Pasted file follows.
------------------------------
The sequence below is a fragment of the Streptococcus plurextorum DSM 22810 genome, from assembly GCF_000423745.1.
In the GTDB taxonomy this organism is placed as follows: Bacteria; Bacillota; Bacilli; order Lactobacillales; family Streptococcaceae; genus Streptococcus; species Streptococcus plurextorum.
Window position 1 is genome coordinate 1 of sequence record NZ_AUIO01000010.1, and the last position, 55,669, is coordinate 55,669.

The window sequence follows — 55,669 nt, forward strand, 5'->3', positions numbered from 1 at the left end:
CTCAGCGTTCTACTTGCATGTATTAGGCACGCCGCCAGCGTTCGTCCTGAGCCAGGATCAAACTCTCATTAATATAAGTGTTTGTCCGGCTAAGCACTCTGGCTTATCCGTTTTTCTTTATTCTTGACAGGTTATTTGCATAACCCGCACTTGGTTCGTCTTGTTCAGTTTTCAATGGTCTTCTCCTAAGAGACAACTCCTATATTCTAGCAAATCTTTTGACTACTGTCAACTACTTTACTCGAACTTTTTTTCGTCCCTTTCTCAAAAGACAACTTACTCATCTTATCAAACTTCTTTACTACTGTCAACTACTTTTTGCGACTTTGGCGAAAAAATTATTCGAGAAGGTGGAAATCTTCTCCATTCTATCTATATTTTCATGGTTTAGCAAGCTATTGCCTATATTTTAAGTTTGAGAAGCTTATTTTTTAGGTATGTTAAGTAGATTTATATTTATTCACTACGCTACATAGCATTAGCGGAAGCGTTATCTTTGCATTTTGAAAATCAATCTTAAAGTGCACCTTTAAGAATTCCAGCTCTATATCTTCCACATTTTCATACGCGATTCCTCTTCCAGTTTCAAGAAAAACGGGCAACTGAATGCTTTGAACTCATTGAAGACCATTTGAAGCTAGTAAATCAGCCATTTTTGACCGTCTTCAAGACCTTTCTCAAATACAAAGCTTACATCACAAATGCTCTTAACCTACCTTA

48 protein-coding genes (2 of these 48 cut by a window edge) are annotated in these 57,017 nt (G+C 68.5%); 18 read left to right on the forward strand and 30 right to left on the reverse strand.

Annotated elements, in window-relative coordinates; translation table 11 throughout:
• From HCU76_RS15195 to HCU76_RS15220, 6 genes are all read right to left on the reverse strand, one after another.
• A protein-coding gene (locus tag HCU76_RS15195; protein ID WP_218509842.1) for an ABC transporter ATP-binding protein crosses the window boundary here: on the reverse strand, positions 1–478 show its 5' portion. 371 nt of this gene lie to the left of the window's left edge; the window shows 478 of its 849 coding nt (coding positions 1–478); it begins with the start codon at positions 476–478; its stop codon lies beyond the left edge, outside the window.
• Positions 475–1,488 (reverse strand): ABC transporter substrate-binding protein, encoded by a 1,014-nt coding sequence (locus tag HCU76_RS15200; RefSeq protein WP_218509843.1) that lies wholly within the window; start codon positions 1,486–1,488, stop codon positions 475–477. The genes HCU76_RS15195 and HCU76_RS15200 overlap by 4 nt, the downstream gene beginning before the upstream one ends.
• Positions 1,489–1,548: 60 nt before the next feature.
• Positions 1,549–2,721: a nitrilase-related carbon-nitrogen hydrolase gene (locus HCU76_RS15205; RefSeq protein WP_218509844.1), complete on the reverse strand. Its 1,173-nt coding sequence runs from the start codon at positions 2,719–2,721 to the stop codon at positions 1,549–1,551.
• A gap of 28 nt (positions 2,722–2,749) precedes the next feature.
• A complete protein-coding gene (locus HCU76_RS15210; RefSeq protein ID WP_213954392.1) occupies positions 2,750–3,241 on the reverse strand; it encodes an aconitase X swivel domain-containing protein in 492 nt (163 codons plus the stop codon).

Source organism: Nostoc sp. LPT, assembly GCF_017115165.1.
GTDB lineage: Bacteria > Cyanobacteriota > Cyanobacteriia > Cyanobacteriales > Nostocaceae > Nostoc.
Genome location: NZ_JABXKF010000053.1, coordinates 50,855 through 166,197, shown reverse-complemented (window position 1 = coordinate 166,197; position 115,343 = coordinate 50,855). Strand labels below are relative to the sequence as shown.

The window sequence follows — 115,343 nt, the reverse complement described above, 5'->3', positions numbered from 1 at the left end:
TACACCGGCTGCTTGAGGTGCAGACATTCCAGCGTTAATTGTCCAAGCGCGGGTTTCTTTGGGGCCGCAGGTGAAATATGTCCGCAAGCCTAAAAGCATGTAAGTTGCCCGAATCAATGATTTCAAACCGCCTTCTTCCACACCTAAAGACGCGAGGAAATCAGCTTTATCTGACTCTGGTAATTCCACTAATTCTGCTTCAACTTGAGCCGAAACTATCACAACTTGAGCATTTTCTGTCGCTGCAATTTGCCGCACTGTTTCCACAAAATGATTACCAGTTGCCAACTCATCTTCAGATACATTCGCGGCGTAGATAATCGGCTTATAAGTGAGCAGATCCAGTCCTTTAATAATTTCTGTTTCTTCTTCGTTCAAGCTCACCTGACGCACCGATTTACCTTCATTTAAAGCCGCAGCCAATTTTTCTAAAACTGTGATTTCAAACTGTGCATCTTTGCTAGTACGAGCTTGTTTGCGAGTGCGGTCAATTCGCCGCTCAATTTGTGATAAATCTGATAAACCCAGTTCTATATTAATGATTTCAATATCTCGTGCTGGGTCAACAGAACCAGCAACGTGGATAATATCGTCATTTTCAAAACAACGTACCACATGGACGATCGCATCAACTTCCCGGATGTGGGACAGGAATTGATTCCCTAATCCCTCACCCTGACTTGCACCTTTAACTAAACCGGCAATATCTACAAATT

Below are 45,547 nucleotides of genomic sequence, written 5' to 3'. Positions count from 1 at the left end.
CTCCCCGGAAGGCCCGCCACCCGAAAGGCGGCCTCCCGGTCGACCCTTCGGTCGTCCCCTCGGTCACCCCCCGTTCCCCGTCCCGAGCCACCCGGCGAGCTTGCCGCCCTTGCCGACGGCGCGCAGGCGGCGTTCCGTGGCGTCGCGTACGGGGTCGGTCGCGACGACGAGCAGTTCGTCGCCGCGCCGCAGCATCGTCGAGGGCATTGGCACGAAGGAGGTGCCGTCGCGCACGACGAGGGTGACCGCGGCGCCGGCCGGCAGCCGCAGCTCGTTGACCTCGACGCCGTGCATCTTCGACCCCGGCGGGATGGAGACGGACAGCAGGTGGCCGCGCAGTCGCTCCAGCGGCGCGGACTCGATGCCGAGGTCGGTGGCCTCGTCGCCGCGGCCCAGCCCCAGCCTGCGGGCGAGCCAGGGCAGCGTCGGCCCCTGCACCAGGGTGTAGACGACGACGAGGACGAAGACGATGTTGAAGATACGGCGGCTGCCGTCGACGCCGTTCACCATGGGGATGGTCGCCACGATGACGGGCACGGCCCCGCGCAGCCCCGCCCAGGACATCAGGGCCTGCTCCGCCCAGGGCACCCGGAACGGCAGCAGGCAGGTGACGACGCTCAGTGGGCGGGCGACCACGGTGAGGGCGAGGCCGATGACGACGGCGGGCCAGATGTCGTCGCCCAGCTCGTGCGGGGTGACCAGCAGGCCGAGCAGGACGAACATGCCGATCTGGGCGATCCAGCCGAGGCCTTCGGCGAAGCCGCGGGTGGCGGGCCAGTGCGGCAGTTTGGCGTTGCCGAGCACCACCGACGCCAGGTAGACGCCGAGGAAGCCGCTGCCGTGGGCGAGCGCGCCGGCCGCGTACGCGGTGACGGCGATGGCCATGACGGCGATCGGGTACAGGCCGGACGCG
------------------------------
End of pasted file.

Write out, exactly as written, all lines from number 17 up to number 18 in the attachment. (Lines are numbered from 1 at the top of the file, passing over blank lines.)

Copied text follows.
Genome location: NZ_JABXKF010000053.1, coordinates 50,855 through 166,197, shown reverse-complemented (window position 1 = coordinate 166,197; position 115,343 = coordinate 50,855). Strand labels below are relative to the sequence as shown.

The window sequence follows — 115,343 nt, the reverse complement described above, 5'->3', positions numbered from 1 at the left end: